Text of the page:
But anyway, the evening ride to the Blue Line was supposed to be a relaxing ride home after a long day of multi-modal travelling. There was no bike but mine on the ride home, and as customary on the older Blue Line cars, I would flip my bike on the bike seat, and sit in the back of the train in front of the door where a conductor would be if the car was the head train.  The old cars really suck.  I wonder why we keep them functioning when clearly they offer no room whatsoever for bikes, strollers, or other luggage.

It is mostly a relaxing ride home, so I decided to call Honey Boo Boo.

At around the Green Line stop, there are two bikes that arrive on my car as I'm talking to Honey Boo Boo. 

One is a carbon-framed super-light looking bike owned by a black guy whom I will call Rob, dressed in Northwest rain gear, meaning a jacket and some swishy athletic pants.  He leans his bike against against the opposite door that doesn't open for each stop. 

Rob sits to my left.

The other bike is a ginormous bike, looking like an electric bike with a large side bag.  It was owned by a dapper-looking Indian-looking guy with glasses whom I will call Sami.  Sami had to hold up his humongo of a bike for the duration of the ride and couldn't lean against the conductor's door because my bike had already occupied that leaning space. 

Sami stands up with his bike to my right.

I felt kinda bad and wanted to let Sami sit but I'd been too preoccupied with Honey Boo Boo to do anything.

Earlier on the LA-bound afternoon Blue Line ride, I had tweeted about three different styles of male bicyclists meeting in one train.  One was a fixie owned by a punkish 20-something black guy.  He had stickers all over his bike, some about music and weed-smoking.  Another was a cruiser with stars on it belonging to a 30-something white guy with a  US veterans hat on, a Larry-the-Cable Guy flannel.  Then there was me, the 20-something Asian guy with my worn UCLA Bruins hat, my nondescript grey T-shirt and my aqua-blue Nishiki road bike with stickers from the Sherriff's Department, and one about Decolonization and handle bars wrapped up by a Phillppine Airlines bag grip and a Honda Motorcycle grip.

While the black guy was mostly indifferent to the surroundings and listening to music on his iPod, the white guy seemed to be staring at my "We Run [instead of the word 'run', its a silhouette of an immigrant family running] LA" and all my other stickers about decolonization on my aqua blue Nishiki.  I know this sounds wrong, but based on the way he looked intently at my regalia, I'd imagined that he might be the type to lament about how America has been "lost" to a bunch of minorities as I looked at the rest of the racial and ethnic composition of the early afternoon LA-bound Blue Line train.  There wasn't too much that happened except the white guy knocked my bike over against the punk guy's bike without apologizing or inaudibly doing so.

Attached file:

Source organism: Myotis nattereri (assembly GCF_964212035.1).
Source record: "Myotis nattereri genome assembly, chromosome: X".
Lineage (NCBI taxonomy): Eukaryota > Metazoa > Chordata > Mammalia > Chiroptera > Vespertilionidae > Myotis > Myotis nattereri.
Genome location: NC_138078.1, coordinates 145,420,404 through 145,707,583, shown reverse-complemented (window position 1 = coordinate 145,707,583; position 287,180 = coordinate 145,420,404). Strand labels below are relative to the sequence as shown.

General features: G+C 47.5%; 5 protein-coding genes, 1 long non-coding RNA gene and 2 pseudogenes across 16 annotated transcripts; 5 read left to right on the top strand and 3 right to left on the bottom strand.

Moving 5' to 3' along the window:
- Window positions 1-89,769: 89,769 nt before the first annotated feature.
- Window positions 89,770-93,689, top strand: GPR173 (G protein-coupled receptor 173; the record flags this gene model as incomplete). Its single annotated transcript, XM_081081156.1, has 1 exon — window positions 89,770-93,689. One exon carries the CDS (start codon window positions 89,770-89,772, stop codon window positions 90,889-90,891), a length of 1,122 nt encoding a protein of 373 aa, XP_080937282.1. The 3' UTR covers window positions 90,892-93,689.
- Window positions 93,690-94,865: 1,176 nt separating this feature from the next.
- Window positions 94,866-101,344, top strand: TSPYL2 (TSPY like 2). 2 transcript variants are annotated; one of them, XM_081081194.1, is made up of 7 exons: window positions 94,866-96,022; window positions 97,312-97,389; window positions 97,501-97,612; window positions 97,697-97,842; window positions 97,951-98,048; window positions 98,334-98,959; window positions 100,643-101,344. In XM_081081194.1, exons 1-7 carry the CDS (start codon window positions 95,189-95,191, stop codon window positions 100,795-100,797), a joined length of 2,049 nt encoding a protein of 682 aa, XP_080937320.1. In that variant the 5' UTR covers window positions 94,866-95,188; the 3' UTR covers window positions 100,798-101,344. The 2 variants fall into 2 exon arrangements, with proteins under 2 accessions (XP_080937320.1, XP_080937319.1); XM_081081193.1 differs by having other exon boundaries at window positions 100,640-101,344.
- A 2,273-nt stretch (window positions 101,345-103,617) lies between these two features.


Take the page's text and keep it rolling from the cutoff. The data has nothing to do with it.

To me that was one episode of how the Metro brings different people together.  It was OK, maybe a little tense.

And then again here this evening, again three different male bicyclists on the train.  Me, a black guy I will refer to as Rob, and an Indian-looking guy I will refer to as Sami. It started out innocuous, but then...

After a stop or two, it appeared that Sami holding up his bike was having difficulty keeping his big bike stable.  His front wheel seemed close to banging into the black guy's expensive bike.  I noticed that his knee and leg looked exceptionally skinny and he had a knee brace on it.

Rob with his expensive-looking bike noticed how his bike was getting nudged by the bigger bike.  At first, he helped him turn the Sami's bike to the left.  The terseness with which Rob leapt to his feet and helped him turn the bike seemed to be done aggressively.

Despite that effort, the Sami's bike inadvertently gave the Rob's bike a little nudge.

Sami asked Rob if he could move his bike.

A visibly irate Rob said, "No you've got to move your bike."

Attempting to be proactive, Sami moved forward and tried to move Rob's bike.

"Don't touch my bike, you don't just touch other people's bikes like that!  You know what?  You gotta take that mobile home in the next car!  There's no space for it here!"

"This is a $2000 dollar bike!," said Sami.  "I can't move anywhere else."

Sami's bike hit the Rob's bike again.  I couldn't tell if it was intentional or not.

Rob instantly shot up and moved the Sami's bike away from his bike.  "You can move your mobile home to the other car!"

"I'm going to call security!," cried Sami.

Sami pressed the emergency door button, thinking it was security.

"That's the emergency door, idiot!" said Rob.

 "I ride this train everyday and bicyclists show respect for each other's bikes!"

At this point, I was still on the phone with honey boo boo, but somewhat silent pretending I wasn't listening.  I was looking at all passengers, and they were as stunned and speecheless as I was at this interaction. 

I once learned on a message board that "if there were two kids fighting it would be OK to break it up.  But for two grown men?" I wanted to stop it and bring bicycle unity, but I just kept talking on the cell phone and looking at other people's reactions.

For a good 10 minutes, while I was still on the phone, the two traded mean stares at each other.  I was both physically and symbolically in between the both of them.

Some passengers were smiling in the "oh shit, this is crazy, let's put it on youtube" kind of way.

I was busy talking till I reached the Wardlow station.  Then I hung up the phone.

The conversation resumed.

"I'll have you know that I am a quadriplegic, and I use this bike to get around," said Sami.

The tone might have changed when he said that.

"Well OK, you need to move your bike, he needs to get out," said the black guy probably hearing that I was going to get out on Willow St.

Sami asked me in Spanish, perhaps assuming that my silence was due to the fact that I didn't understand what was being said despite speaking on the phone for the last 30 minutes in English, "Puedes mover tu bicicleta? "

I wasn't too sure why Sami asked me that, but I was getting up to leave anyway.  I helped him move his bike so I could get mine and get ready to leave at the Willow stop.  He responded with a "gracias."

"I wanted to sit down for a while" said Sami.

I felt guilty that I couldn't or didn't do much.

"It's very hard to move this bike without hitting your bike," Sami felt tense.

"OK, what you need to do is just move it here, and sit down and relax."

We arrived at Willow, I told mostly Rob, but also aimed at Sami to have a good night, by which I wanted to mean, have a peaceful, safe night.  Were all bicyclists, we should actually be in solidarity.  As I left, a woman came to help Sami put the bike away.

Once I exited the train, a black guy with an African accent approached me and asked "What happened?"

I explained the story above. 

He asked, "Aren't you guys all supposed to be in solidarity with one another"

I responded, "yeah I thought so."